Three Strikes Racks 'Em Up
by Paul Wright
from the book
The Celling of America
edited by Daniel Burton-Rose
with editors of Prison Legal News
Dan Pens and Paul Wright
Common Courage Press, 1998
In November of 1993 Washington voters passed Initiative 593
"Three Strikes You're Out" by a three to one margin.
About 30 other states are considering some of the "Three
Strikes" legislation, and it is the centerpiece of the 1994
federal "crime bill." The proponents of "Three
Strikes" claim it will keep "career criminals"
off the streets and in prison where they belong. Within what passes
for mainstream American politics today no one is seriously opposing
such measures. (On the other hand, groups which have some degree
of knowledge about the criminal justice system-such as the American
Corrections Association (ACA) and the Judicial Conference of the
United States, which represents federal judges-have gone on record
opposing the "Three Strikes" legislation.) The only
dispute about "Three Strikes" in the national political
field is how wide the net should be cast: all third time felons
or just the "violent" ones? Life without parole or at
least 25 years without parole? This is hardly a debate.
It seems that no one has pointed out that these laws have
already been tried in the past. Until 1984 Washington had a "habitual
offender" statute which mandated a life sentence for a defendant
convicted of a felony for the third time. Most states have some
version of this law on the books. The law's main purpose is to
avoid trials whereby defendants will plea bargain to other charges
in exchange for prosecutors agreeing not to "bitch"
Just who are these "career criminals" that are the
focus of "three strikes" legislation? Fred Markham once
told me that prisoners reminded him of the Wizard of Oz. The Wizard
said he was not a bad man, just a bad wizard. Likewise, the vast
majority of prisoners are not bad men, just bad criminals. Anyone
who has done time in prison will tell you that they are not filled
with rocket scientists. Most of the people in prison are not evil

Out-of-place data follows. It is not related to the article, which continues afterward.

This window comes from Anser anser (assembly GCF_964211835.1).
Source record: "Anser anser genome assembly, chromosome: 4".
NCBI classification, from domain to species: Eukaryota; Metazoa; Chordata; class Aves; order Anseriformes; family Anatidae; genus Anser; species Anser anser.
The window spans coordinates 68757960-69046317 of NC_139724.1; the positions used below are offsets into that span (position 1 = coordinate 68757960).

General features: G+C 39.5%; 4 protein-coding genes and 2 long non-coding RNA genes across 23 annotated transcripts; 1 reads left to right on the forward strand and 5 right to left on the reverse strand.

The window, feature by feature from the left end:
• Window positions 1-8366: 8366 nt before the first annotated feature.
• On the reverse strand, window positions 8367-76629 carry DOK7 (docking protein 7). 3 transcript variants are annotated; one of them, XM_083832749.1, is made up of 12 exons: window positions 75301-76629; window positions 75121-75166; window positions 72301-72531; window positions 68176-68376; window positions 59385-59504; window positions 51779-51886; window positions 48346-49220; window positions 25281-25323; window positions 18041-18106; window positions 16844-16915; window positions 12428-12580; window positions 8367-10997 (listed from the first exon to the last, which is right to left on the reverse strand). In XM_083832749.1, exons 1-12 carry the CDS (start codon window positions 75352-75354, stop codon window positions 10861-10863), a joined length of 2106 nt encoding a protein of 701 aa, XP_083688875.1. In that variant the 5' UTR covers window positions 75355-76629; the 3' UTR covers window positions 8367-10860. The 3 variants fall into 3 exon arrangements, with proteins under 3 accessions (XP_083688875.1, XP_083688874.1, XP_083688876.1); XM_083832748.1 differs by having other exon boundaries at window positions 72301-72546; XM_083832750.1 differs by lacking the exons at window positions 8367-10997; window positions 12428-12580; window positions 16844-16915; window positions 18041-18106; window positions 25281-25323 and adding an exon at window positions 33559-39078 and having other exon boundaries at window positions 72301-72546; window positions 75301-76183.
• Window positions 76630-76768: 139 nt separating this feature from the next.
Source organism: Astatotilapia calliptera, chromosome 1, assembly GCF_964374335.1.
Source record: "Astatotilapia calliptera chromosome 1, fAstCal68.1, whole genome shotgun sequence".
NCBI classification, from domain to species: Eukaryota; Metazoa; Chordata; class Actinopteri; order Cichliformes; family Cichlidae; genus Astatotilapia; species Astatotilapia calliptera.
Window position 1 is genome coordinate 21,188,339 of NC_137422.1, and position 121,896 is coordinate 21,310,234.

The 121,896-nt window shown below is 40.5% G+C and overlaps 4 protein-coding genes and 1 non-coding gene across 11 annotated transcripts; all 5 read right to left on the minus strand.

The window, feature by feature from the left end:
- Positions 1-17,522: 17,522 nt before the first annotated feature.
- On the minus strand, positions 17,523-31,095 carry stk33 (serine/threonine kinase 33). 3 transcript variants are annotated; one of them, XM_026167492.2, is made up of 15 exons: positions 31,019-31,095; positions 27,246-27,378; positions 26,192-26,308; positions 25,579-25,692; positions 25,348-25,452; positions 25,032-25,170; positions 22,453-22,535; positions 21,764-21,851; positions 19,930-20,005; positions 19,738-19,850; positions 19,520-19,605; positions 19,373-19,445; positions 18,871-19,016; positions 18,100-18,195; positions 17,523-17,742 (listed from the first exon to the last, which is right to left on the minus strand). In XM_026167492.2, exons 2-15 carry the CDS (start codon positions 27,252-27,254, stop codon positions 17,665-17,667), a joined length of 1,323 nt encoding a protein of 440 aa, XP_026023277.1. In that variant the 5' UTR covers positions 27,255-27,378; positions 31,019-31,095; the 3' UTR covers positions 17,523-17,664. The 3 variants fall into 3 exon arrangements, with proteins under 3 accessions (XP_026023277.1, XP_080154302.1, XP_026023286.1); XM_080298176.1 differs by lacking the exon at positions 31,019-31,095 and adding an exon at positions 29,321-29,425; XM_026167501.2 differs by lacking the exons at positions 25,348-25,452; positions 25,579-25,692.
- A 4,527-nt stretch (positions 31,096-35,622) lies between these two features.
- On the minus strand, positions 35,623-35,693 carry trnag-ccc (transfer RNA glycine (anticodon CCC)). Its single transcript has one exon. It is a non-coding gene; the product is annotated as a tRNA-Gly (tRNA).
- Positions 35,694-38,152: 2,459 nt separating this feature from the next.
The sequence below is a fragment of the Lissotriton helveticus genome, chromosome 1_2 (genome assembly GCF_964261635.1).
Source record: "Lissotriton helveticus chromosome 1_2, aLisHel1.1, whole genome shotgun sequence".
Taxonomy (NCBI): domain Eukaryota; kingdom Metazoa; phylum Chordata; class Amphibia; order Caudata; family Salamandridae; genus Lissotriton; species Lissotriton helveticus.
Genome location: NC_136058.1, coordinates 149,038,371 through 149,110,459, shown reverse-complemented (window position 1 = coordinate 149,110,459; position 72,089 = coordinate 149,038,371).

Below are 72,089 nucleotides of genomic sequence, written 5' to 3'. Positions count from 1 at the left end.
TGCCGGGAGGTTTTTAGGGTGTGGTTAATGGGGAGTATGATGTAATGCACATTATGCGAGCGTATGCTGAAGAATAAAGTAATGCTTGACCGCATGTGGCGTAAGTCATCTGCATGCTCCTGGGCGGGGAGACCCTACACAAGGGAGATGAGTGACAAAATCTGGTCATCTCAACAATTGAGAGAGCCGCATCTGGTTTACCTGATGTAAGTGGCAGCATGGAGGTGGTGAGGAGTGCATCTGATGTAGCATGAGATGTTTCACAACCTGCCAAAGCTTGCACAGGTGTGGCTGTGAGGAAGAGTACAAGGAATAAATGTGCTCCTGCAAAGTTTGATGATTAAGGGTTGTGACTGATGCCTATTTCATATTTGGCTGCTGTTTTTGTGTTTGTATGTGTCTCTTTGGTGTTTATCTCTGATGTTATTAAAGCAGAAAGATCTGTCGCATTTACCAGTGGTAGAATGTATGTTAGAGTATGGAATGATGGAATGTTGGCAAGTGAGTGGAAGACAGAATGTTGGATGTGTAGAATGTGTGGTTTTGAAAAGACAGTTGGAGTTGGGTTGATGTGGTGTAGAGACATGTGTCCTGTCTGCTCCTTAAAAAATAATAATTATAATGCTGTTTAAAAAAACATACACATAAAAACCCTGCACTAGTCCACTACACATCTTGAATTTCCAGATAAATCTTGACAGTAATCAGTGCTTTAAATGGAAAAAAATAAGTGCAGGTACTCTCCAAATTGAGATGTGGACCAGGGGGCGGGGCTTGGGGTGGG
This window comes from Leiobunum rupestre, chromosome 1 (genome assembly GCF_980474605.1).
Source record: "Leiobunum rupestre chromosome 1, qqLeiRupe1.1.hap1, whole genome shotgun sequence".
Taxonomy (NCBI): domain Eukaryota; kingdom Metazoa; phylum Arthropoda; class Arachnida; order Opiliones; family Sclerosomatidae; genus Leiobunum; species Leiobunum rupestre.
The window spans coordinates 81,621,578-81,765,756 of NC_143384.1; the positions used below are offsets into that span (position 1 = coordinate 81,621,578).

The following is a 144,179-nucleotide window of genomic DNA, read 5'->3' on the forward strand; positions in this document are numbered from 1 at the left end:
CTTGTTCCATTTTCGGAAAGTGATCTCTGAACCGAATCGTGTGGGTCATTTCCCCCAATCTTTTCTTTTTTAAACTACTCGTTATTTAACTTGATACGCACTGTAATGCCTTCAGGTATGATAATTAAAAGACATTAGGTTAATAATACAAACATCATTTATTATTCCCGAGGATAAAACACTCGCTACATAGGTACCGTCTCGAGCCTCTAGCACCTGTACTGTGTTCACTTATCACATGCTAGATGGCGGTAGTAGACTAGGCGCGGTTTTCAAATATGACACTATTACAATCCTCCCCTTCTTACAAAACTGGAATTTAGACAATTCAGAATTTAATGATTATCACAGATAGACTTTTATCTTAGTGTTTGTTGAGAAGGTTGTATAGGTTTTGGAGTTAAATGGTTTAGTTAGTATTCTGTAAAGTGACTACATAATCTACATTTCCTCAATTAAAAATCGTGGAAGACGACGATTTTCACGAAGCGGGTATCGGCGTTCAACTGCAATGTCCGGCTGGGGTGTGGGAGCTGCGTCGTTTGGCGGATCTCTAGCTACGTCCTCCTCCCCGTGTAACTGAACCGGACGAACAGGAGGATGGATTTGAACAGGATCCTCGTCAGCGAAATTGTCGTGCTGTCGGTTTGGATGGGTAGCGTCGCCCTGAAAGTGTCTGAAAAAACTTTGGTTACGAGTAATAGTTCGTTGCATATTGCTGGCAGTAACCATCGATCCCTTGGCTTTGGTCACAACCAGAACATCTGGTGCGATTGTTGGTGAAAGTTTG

nor professional criminals: they tend to be poor people with emotional,
drug or alcohol problems, who are caught doing something stupid.
The "professional career criminal" tends to be a media
myth (unless of course we count savings and loan bankers, Fortune
500 companies, Oliver North and company and that lot).
In March,1994, Samuel Page became the first person in the
U.S. convicted and sentenced under a "Three Strikes"
law. He plead guilty in Seattle. All told about 15 people in Washington
state, mainly armed robbers and sex offenders, have been convicted
of a qualifying third strike [that number now tops 83. -eds].
According to the latest report by the Washington Sentencing Guidelines
Commission, in Fiscal year 1993 there were 204 defendants who
would have qualified as "Three Strikes" defendants had
the statute been in effect at the time (the law took effect December
On April 15, 1994, Larry Fisher, 35, was convicted of his
third strike in Snohomish county superior court in Washington.
He is in prison and will stay there for the rest of his life.
Fisher was convicted of putting his finger in his pocket, pretending
it was a gun, and robbing a sandwich shop of $151 dollars. An
hour later police arrested him at a bar a block away while he
was drinking a beer. Fisher's two prior strikes involved stealing
$360 from his grandfather in 1986 and robbing a pizza parlor of
$100. All told the take from Fisher's criminal career totals $611
dollars; he has never physically harmed anyone.
How much will society pay to protect itself from this $611
loss? On average it costs $54,209 to build one prison bed space,
and $20,000-$30,000 per year to house one prisoner (the costs
are higher if financing and related costs of prison building are